Aussies as not many people call them, are very intelligent which makes the training process easier for both dog and human. This is why they're often used as service dogs or therapy dogs because they tend to be very loyal and eager to please those that love them.

They are also used as therapy animals to help treat children with autism or other mental problems because of their gentle nature. They're very good listeners and their size makes them non-threatening.


This breed is not recognized by the AKC however, they are recognized by the NSDR (National Stock Dog Registry) and APRI (American Pet Registry Inc.).


You can see Australian shepherds at most pet stores or through rescue groups. Just remember these dogs need human interaction so if you work long hours every day, this might not be the best choice for you. Also if you live in an apartment with no yard space, that's not good either because shepherds were bred to roam vast areas of land herding sheep so they may get destructive when inside all day getting bored.


Most importantly just remember what breeds go into making this type of dog and that should help give you a glimpse as to the temperament, personality and other types of information you'd like to know about them.


Genetic Mix: 35% Rough Collie, 50% Australian Koolie, 15% Heeler and Border Collie.


Breed Characteristics : Active, Alert, Protective, Devoted, Intelligent Ideal Human


Companion:

• Someone who keeps active lifestyle

• An active family that enjoys playing outdoors

• Retired individuals who love to spend time with their dog

• Experienced dog handlers looking for a high-energy companion.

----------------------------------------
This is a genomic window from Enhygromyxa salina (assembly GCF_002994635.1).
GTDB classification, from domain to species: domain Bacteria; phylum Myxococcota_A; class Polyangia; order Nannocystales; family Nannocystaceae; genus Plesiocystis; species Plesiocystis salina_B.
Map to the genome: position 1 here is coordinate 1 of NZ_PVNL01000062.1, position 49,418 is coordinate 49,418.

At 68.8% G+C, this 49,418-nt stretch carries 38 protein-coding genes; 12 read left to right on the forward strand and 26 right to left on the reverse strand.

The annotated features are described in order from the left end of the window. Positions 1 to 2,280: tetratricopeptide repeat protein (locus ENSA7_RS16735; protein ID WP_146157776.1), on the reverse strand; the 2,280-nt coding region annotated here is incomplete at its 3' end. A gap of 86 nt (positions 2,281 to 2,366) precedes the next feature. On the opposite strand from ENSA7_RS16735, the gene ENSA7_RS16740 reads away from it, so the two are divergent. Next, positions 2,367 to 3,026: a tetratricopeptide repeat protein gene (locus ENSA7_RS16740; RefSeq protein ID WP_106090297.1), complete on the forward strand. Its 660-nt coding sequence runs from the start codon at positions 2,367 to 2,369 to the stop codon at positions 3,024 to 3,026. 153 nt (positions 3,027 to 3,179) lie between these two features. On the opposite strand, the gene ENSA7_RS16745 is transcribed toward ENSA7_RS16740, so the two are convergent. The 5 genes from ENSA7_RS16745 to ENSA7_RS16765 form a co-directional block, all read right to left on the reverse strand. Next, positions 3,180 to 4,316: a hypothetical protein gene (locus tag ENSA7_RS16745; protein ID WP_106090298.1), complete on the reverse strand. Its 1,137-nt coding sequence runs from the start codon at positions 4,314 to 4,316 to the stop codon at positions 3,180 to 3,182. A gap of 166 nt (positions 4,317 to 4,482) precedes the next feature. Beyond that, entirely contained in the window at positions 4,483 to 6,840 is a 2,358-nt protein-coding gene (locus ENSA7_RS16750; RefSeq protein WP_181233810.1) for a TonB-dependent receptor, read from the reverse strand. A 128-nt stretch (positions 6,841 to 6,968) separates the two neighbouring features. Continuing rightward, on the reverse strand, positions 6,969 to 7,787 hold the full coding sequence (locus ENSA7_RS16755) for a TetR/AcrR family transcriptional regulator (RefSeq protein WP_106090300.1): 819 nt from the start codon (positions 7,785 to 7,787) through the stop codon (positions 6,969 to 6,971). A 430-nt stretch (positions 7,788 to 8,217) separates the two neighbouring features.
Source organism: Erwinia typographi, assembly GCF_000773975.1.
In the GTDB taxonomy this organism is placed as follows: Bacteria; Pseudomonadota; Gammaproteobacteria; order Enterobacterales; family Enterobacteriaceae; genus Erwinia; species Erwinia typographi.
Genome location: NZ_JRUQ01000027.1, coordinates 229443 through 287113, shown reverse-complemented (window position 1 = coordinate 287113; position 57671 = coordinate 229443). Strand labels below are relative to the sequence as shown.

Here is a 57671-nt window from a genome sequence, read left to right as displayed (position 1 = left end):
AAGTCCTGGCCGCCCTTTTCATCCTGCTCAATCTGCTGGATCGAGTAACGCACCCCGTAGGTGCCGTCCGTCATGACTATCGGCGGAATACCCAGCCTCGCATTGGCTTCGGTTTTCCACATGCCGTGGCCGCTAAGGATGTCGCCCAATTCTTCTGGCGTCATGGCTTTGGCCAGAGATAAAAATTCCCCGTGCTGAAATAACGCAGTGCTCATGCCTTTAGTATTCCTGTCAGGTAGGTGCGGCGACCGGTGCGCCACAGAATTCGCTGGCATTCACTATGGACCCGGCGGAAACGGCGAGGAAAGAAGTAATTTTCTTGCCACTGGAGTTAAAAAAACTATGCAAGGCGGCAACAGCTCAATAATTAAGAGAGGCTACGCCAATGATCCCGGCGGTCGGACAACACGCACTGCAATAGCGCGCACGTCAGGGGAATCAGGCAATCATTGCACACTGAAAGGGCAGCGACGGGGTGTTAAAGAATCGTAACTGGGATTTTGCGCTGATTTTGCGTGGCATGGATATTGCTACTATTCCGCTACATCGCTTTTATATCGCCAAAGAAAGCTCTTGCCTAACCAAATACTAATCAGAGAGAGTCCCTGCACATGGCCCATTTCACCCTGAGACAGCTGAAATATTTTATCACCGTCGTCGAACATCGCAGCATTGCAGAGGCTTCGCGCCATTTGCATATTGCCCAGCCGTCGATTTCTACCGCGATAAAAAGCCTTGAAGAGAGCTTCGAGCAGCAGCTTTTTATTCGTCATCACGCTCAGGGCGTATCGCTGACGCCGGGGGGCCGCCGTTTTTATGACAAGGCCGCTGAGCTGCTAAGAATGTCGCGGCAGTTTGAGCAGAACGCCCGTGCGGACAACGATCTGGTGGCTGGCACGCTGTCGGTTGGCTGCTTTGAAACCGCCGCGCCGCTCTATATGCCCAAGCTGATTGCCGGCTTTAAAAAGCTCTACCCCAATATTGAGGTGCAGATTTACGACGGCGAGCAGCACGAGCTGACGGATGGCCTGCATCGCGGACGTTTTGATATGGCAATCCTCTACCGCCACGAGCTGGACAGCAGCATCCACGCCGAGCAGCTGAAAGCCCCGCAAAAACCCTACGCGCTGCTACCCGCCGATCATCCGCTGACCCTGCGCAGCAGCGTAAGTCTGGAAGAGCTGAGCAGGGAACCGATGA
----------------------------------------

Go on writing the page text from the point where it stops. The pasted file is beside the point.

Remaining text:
Aussies must have regular opportunities to vent their energy by running, training or any other type of physical activity. They will do best when they are able to run free in an open area where they can play games like fetch, Frisbee or chase (without disturbing the neighbors). If they don't get this outdoor time, they may become destructive inside the home due to excess energy.



This breed has an uncanny ability to sense its owner's feelings; for this reason it does not respond well to harsh treatment or scolding (which will only cause the dog to fear the person it loves). The Aussie's intelligence enables it to understand what you want, and it will try its best to do the task at hand. However, this breed is an independent thinker, so strong leadership must be provided at all times.


These breeds do best when there is someone home most of the time to spend lots of time training and playing with them or when placed in a family situation where people are around most of the time for these intelligent dogs that want nothing more than companionship, affection and approval from their humans. Individuals who work long hours or live in apartments may find it difficult to provide enough attention for these breeds leading up to their adulthood.


Throughout history the Aussie has been recognized by many names including New South Wales Heeler, Blue Heeler (no blue merle color allowed until 1944), Queensland Heeler, Red Heeler (originally called Biddy Early) and Hooper Bay Cave Dog. The Australian National Kennel Council only recognized the breed as the Australian Shepherd in 1991. In March 2013, a study found that Aussies have more diverse DNA than any other breed of dog! Some people believe the Aussie is a mix between Huskies and Collies which isn't entirely true but they do share similar herding instincts.


In April 2012, a kennel club survey under the American Kennel Club reported that out of 101,981 dogs registered as an Australian Shepherd, 2,877 were registered as Miniature Australian Shepherds . By June 2014, there were 1,831 Miniature Australian Shepherds registered with the AKC according to their website , so it's safe to say this particular mix may be gaining popularity fast!